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#1 of 11 Old 12-31-2011, 07:00 AM - Thread Starter
 
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Hi! I have read quite a few of the threads re: ETC. We just went down to see them on the 29th of January because of our 10 1/2 yo dd's bedwetting issue. Like many others, she also has not had a dry night since she was born. Very frustrating for her. I was also a bedwetter. So, this was nothing new to me. I had a "surgery" to correct issues with UTI that also "cured" the bedwetting. We have tried a number of things, including homeopathic remedies. Based on descriptions of people who have deep sleep disorders and observing my dd daily, I am pretty confident that this is the issue. However, like most others, the cost seems pretty prohibitive. To top it off, our insurance company has indicated they would be willing to consider a pre authorization, but need specifics of what they will be doing. They e-mailed us a letter to the insurance company that basically covers what is on their web page. That certainly won't convince the insurance that this is worth paying for. I understand that they tailor to each child and situation. Also, their "money back guarantee" doesn't apply to everyone. Apparently, because there is a history of seizures in our family, even thought my dd doesn't have seizures, this precludes us from that guarantee. Very frustrating as we know we need to do something for our dd...but don't know where to turn. Also, they talk about breaking the sleep patterns....that are genetic/inherited....how, by simply using an alarm, is this supposed to occur? I don't really get it and they seem reluctant to truly explain it.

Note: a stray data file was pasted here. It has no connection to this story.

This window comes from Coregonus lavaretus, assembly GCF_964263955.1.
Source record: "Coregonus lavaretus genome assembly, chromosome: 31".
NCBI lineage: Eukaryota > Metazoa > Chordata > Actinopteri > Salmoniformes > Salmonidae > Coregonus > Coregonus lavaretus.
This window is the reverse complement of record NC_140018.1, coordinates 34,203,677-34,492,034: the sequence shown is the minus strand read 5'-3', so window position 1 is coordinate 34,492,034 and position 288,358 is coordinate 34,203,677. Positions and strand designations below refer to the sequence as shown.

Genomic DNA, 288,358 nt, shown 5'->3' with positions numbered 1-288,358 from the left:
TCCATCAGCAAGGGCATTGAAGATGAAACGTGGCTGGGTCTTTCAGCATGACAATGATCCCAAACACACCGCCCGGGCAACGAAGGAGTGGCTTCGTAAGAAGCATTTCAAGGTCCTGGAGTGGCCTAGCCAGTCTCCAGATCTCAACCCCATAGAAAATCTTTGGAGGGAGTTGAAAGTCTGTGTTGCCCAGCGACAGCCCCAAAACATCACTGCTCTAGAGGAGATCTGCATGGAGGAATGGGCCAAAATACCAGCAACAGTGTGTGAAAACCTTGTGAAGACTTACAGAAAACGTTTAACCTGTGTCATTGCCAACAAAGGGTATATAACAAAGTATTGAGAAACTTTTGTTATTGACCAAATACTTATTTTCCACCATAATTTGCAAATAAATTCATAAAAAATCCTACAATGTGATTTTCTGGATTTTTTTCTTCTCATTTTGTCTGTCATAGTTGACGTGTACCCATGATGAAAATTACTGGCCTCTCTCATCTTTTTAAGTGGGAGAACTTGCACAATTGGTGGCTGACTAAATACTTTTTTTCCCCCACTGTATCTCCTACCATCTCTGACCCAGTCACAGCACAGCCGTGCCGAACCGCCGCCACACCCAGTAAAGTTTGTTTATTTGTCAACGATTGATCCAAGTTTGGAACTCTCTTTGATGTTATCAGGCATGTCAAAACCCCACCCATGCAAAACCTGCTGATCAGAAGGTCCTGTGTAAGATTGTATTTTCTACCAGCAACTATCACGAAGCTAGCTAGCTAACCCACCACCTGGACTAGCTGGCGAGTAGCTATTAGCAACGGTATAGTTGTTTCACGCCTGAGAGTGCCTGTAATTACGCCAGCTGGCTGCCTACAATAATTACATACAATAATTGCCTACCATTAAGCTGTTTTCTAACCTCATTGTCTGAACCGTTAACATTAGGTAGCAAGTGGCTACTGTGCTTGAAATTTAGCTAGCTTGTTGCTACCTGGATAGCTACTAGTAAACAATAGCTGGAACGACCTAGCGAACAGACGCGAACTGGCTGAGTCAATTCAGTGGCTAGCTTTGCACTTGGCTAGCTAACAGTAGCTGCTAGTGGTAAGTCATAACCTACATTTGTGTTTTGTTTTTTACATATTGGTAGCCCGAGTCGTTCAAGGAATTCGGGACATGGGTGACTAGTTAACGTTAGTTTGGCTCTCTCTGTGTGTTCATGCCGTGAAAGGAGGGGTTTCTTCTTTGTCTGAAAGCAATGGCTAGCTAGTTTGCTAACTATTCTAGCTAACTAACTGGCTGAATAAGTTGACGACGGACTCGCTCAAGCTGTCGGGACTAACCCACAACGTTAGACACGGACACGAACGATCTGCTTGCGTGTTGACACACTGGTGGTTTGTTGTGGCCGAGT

Any help would be greatly appreciated. I not only want to help my dd with her bedwetting, but also with her sleep issue.

 

Thanks!

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#2 of 11 Old 12-31-2011, 07:04 AM - Thread Starter
 
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another question....do they just have the kids do kegels? What is strengthening the bladder? My dd had a leak issue a few years ago and we worked with a PT to strengthen the pelvic floor muscles. Worked well, but my dd is saying she is starting to have some leak issues again.